|On the left, Warsong. On the right, Fire Emblem Awakening Grid-based combat on different terrains|
When a leader character dies (the enemy units are made up of these as well), their support soldiers will perish as well. This was an important strategic consideration because that was often the quick and easy way to win a level, but at the expense of gaining more experience by killing his soldier units first. Some levels also have assorted neutral characters who will go after anyone who gets to o close. Some missions are designed for certain types of soldiers as well – for example one of your heroes can hire mermen and they are almost essential for water combat – but they are almost useless in levels without water to cross.
The game is made up of twenty levels, which may not sound like much but each stage can take quite some time to get through. Thankfully the option to save during the middle of a map was available – something earlier games like Ogre Battle lacked on consoles. This meant you did not have to set aside two hours to play through a map – and as mentioned before, it gave me a chance to have a fallback in case my tactics got a leader killed.
The menu and controls are very simple to navigate and while it is easy to learn – there is are so many different tactics and unit strategies to apply that there is perfectly valid reason to come back and play again once you beat the game.
The story itself is nothing new – good guys are put on the run by attacking bad guys. Good guys regroup after getting smacked around a bit in the first level and they rally a force to defeat not only the known bad guys, but the greater evil pulling the strings behind the scenes. It is all really well presented though, with story pieces between levels and dialog scenes from characters on maps. While you have no options to change the storyline itself, it was actually one that I found interesting enough to play through several times.
The RPG elements come in the form of gold, equipment, experience and levels. In fact, this game was the inspiration to a leveling system I implemented on my MUD over a decade ago that I called a Tier system. Your characters start off a specific class, level up to a point, and then choose one of two. Now this sort of system is fairly common – and again found in titles like Fire Emblem, but at the time it was fairly novel. Some characters were so similar that their later tiers became the same thing, like Magic Knight, but there were unique ones too. For example your lead character Garrett could become a King class, and no one else had access to that particular one. Each tier brings new skills and powerful stat boosts and adds a good deal of replay value to the mix.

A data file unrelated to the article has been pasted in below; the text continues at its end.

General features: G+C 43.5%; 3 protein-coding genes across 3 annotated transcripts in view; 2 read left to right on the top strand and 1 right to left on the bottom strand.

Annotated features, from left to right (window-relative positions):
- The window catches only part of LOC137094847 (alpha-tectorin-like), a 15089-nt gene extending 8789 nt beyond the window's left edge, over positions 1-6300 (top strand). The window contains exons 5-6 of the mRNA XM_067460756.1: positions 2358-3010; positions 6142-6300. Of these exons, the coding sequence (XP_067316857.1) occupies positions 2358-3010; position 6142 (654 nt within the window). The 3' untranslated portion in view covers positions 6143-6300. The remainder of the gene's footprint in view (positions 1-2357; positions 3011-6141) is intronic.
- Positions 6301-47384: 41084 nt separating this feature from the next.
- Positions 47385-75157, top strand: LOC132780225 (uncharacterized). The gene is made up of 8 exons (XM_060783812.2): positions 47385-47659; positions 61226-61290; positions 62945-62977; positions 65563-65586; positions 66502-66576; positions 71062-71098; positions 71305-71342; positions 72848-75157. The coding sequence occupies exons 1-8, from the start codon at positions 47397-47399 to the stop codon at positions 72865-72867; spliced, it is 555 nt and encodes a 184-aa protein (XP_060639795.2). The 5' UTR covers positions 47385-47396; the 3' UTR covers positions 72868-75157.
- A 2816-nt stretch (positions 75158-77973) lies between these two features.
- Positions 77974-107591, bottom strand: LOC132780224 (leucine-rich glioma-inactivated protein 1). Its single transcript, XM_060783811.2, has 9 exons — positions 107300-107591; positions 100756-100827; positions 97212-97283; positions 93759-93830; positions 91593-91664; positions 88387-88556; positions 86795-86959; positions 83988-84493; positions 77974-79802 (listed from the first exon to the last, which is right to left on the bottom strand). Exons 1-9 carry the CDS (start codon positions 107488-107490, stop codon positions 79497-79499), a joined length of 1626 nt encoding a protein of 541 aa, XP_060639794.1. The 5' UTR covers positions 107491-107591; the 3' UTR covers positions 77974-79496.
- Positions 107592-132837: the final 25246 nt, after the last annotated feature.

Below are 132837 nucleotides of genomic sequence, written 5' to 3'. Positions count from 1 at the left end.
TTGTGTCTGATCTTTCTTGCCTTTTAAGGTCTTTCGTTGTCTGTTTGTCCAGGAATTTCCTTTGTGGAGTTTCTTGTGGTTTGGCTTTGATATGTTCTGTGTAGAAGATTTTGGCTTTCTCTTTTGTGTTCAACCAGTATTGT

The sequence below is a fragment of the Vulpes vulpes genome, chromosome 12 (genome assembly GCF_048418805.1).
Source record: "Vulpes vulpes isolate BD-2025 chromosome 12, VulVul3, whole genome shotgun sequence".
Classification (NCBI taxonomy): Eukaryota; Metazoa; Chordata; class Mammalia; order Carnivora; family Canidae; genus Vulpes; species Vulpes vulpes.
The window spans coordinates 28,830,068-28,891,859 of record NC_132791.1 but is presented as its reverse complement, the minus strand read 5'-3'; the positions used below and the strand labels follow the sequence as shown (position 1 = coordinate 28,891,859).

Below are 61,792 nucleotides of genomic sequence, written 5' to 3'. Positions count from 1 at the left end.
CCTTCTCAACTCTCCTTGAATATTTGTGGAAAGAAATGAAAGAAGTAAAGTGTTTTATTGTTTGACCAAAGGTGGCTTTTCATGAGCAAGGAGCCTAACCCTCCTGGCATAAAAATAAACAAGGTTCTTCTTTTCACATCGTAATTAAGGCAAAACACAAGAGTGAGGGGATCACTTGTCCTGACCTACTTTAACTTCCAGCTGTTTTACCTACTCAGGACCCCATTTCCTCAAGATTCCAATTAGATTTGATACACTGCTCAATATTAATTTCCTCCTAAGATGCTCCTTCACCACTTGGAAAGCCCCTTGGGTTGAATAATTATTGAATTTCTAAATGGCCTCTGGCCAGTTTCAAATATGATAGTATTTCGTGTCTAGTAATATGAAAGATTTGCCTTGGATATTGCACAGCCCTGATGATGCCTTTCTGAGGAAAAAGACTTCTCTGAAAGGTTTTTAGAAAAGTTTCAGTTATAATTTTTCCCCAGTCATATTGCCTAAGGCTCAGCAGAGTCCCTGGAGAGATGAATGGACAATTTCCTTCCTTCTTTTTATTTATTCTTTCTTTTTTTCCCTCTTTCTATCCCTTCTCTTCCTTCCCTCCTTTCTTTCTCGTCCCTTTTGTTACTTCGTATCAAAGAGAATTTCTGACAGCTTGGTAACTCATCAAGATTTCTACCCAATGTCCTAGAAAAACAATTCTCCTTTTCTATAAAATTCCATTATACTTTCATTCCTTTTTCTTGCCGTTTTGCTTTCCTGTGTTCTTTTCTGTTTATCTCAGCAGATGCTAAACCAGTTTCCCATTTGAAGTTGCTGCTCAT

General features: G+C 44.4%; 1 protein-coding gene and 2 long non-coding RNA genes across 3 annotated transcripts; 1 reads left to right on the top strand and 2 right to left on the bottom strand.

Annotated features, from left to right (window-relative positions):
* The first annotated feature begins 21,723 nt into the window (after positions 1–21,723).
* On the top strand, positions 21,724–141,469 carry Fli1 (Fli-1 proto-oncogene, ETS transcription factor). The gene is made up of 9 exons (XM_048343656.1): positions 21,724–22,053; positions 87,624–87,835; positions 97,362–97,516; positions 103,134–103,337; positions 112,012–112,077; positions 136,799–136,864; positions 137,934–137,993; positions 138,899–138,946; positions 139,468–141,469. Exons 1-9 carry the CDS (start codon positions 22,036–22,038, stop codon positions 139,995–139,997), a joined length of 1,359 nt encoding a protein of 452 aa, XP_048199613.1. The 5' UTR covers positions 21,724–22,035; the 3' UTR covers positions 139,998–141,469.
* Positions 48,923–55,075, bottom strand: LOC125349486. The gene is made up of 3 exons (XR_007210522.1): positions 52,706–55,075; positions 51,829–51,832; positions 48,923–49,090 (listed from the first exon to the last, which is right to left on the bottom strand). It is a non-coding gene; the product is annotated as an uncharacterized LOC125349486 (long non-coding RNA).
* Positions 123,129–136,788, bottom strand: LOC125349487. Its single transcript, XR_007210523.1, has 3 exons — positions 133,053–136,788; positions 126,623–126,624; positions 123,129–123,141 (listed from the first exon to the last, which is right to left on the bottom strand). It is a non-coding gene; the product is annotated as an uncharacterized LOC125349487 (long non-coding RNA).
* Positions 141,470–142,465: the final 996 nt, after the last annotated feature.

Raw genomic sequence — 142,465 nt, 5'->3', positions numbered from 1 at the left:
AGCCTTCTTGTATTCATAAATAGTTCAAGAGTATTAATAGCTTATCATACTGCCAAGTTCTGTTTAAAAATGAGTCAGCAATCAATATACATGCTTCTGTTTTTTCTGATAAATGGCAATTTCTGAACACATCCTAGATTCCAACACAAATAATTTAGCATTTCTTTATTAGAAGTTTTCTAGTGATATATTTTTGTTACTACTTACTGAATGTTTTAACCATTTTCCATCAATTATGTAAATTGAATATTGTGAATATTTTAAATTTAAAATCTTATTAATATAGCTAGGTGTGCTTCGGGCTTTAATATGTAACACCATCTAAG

And replay I did. I can recall beating this game at least three times – maybe more. I was not the only one fascinated by the game, as itt was a hit among my friends who initially asked: Warsong? What’s that?
However, these were the same friends I had gotten hooked on strategy games on the NES years before too (Nobunaga’s Ambition, Bandit Kings of Ancient China and Romance of the Three Kingdoms to name a few) – so they gave it a shot and not a single one disliked it. Most of them borrowed it long enough to beat the game once if not twice. One other friend borrowed my copy for a day and a half. I was a bit surprised when he handed it back to me and said I could have it back. I asked if he had disliked it, but it turned out he simply went out and bought his own copy after playing mine for a bit. He also looked as though he had not slept since borrowing it.
To this day, this ranks as one of my favorite all-time video games and Warsong has directly influenced my opinion on what a strategy game could be. It also had clear effects on my own game design years later for my MUD, Kingdoms of the Lost. I played Warsong again recently and feel that it holds up pretty well today still. Sure, the production values do not hold up well, but they were never the focal point of the game back then either. If I bring it up in conversation with most gamers though, none seem to have ever heard of, let alone played this challenging and under-appreciated classic.